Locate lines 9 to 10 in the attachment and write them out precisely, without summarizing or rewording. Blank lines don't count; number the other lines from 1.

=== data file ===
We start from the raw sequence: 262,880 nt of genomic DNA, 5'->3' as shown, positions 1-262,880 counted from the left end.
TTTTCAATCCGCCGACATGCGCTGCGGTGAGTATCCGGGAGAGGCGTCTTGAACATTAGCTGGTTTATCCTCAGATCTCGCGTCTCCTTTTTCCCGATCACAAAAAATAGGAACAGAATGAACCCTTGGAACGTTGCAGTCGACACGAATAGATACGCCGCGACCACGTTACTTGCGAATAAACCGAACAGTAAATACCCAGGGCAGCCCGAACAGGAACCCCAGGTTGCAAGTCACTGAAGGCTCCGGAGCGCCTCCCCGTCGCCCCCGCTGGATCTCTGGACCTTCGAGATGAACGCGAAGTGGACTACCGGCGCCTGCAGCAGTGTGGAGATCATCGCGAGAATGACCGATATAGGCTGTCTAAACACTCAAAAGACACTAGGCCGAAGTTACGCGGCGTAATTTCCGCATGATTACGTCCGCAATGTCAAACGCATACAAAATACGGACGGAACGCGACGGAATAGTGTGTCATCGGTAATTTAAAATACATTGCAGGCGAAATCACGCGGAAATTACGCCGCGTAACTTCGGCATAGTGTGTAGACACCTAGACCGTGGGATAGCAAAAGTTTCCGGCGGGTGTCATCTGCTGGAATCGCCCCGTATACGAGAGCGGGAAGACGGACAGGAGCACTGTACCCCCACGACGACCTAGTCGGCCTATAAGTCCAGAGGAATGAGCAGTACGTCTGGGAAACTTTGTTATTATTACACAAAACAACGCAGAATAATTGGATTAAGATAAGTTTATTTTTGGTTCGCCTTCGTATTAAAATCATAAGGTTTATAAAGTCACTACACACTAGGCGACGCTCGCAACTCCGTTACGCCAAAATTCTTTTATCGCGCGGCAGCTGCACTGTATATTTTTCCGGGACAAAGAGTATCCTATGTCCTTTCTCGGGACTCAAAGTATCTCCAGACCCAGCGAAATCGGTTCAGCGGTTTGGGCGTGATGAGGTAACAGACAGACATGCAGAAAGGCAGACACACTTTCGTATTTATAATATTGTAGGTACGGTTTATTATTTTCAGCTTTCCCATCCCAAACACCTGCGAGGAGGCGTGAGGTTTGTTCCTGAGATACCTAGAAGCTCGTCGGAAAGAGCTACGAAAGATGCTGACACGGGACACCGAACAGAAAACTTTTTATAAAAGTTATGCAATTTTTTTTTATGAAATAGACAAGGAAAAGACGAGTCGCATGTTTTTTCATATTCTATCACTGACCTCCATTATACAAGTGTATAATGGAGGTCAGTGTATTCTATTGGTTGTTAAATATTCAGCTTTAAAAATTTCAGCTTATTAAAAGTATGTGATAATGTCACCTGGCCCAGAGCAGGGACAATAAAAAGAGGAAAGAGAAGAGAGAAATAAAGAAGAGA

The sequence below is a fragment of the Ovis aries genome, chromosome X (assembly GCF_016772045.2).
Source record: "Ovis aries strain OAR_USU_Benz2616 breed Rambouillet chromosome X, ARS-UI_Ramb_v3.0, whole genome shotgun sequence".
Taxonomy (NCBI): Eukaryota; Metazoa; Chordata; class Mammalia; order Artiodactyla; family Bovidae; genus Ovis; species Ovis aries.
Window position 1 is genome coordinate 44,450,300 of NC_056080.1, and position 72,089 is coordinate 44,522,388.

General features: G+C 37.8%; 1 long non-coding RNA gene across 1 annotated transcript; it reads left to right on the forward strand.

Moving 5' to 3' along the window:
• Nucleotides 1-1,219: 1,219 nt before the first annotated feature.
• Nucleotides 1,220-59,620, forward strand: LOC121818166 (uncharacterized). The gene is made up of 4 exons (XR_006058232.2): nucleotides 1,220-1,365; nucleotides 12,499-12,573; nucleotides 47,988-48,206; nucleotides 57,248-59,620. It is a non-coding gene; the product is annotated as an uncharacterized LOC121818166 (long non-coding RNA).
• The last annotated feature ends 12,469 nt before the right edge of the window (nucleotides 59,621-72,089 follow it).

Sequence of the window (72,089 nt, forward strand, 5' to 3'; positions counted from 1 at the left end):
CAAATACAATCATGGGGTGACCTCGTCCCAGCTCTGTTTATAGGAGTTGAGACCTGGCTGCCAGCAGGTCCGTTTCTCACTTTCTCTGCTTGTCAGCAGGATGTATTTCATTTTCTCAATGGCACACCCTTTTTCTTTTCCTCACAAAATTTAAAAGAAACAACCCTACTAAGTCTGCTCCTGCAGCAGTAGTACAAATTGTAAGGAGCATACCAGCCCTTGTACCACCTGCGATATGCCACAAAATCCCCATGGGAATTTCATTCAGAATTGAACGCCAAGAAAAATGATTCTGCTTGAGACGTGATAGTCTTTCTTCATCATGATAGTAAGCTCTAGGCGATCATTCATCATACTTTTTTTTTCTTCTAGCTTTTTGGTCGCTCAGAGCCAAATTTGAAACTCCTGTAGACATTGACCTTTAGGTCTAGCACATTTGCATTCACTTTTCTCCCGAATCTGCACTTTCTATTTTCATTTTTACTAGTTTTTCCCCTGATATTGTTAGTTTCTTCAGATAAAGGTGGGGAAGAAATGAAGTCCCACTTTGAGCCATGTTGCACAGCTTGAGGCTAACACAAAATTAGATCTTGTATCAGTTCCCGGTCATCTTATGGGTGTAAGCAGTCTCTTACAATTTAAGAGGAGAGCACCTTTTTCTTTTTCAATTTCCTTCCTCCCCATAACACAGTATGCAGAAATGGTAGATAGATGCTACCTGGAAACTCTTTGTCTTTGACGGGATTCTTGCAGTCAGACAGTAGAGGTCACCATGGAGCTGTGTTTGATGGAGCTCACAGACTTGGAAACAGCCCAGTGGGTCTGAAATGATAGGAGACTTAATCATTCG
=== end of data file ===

• Nucleotides 1-1,219: 1,219 nt before the first annotated feature.
• Nucleotides 1,220-59,620, forward strand: LOC121818166 (uncharacterized). The gene is made up of 4 exons (XR_006058232.2): nucleotides 1,220-1,365; nucleotides 12,499-12,573; nucleotides 47,988-48,206; nucleotides 57,248-59,620. It is a non-coding gene; the product is annotated as an uncharacterized LOC121818166 (long non-coding RNA).